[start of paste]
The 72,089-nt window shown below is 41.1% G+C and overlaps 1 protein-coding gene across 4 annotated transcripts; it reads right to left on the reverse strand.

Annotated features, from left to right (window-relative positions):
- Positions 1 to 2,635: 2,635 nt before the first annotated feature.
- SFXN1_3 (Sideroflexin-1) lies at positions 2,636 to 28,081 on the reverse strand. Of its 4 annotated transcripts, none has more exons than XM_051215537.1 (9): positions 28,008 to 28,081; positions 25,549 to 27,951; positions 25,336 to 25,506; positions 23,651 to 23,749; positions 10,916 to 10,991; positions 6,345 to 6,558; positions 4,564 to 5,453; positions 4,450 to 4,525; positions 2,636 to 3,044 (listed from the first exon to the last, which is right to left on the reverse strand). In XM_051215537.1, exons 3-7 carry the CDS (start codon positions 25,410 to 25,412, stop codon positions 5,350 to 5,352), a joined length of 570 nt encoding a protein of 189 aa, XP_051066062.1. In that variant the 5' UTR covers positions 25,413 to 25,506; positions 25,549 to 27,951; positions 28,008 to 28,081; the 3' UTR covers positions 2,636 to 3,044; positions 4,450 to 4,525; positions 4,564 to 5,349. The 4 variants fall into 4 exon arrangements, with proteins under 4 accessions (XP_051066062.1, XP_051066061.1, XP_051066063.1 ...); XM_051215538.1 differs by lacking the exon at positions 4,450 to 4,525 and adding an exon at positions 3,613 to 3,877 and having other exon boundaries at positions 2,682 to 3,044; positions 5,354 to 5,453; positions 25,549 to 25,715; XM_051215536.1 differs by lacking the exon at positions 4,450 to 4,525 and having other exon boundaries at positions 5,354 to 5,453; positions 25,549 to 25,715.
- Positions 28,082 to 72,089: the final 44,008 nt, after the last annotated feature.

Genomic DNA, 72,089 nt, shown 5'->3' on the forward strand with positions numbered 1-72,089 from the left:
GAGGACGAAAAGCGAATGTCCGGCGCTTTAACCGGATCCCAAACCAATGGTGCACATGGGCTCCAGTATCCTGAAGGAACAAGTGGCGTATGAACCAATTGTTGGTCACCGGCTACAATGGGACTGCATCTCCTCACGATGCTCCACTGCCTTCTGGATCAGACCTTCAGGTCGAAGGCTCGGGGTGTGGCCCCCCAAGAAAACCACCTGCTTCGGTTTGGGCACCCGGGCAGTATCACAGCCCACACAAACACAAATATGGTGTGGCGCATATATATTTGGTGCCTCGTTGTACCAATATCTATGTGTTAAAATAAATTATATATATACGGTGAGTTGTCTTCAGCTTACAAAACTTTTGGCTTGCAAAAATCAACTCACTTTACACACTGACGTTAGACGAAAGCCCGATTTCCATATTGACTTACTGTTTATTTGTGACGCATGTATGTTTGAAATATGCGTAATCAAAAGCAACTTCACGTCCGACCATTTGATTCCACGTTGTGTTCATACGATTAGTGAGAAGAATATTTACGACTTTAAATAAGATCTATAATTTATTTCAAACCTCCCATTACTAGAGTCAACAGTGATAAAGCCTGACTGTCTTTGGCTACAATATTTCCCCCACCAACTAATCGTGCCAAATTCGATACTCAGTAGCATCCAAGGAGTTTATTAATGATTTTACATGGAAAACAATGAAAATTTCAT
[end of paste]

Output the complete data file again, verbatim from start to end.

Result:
The 72,089-nt window shown below is 41.1% G+C and overlaps 1 protein-coding gene across 4 annotated transcripts; it reads right to left on the reverse strand.

Annotated features, from left to right (window-relative positions):
- Positions 1 to 2,635: 2,635 nt before the first annotated feature.
- SFXN1_3 (Sideroflexin-1) lies at positions 2,636 to 28,081 on the reverse strand. Of its 4 annotated transcripts, none has more exons than XM_051215537.1 (9): positions 28,008 to 28,081; positions 25,549 to 27,951; positions 25,336 to 25,506; positions 23,651 to 23,749; positions 10,916 to 10,991; positions 6,345 to 6,558; positions 4,564 to 5,453; positions 4,450 to 4,525; positions 2,636 to 3,044 (listed from the first exon to the last, which is right to left on the reverse strand). In XM_051215537.1, exons 3-7 carry the CDS (start codon positions 25,410 to 25,412, stop codon positions 5,350 to 5,352), a joined length of 570 nt encoding a protein of 189 aa, XP_051066062.1. In that variant the 5' UTR covers positions 25,413 to 25,506; positions 25,549 to 27,951; positions 28,008 to 28,081; the 3' UTR covers positions 2,636 to 3,044; positions 4,450 to 4,525; positions 4,564 to 5,349. The 4 variants fall into 4 exon arrangements, with proteins under 4 accessions (XP_051066062.1, XP_051066061.1, XP_051066063.1 ...); XM_051215538.1 differs by lacking the exon at positions 4,450 to 4,525 and adding an exon at positions 3,613 to 3,877 and having other exon boundaries at positions 2,682 to 3,044; positions 5,354 to 5,453; positions 25,549 to 25,715; XM_051215536.1 differs by lacking the exon at positions 4,450 to 4,525 and having other exon boundaries at positions 5,354 to 5,453; positions 25,549 to 25,715.
- Positions 28,082 to 72,089: the final 44,008 nt, after the last annotated feature.

Genomic DNA, 72,089 nt, shown 5'->3' on the forward strand with positions numbered 1-72,089 from the left:
GAGGACGAAAAGCGAATGTCCGGCGCTTTAACCGGATCCCAAACCAATGGTGCACATGGGCTCCAGTATCCTGAAGGAACAAGTGGCGTATGAACCAATTGTTGGTCACCGGCTACAATGGGACTGCATCTCCTCACGATGCTCCACTGCCTTCTGGATCAGACCTTCAGGTCGAAGGCTCGGGGTGTGGCCCCCCAAGAAAACCACCTGCTTCGGTTTGGGCACCCGGGCAGTATCACAGCCCACACAAACACAAATATGGTGTGGCGCATATATATTTGGTGCCTCGTTGTACCAATATCTATGTGTTAAAATAAATTATATATATACGGTGAGTTGTCTTCAGCTTACAAAACTTTTGGCTTGCAAAAATCAACTCACTTTACACACTGACGTTAGACGAAAGCCCGATTTCCATATTGACTTACTGTTTATTTGTGACGCATGTATGTTTGAAATATGCGTAATCAAAAGCAACTTCACGTCCGACCATTTGATTCCACGTTGTGTTCATACGATTAGTGAGAAGAATATTTACGACTTTAAATAAGATCTATAATTTATTTCAAACCTCCCATTACTAGAGTCAACAGTGATAAAGCCTGACTGTCTTTGGCTACAATATTTCCCCCACCAACTAATCGTGCCAAATTCGATACTCAGTAGCATCCAAGGAGTTTATTAATGATTTTACATGGAAAACAATGAAAATTTCAT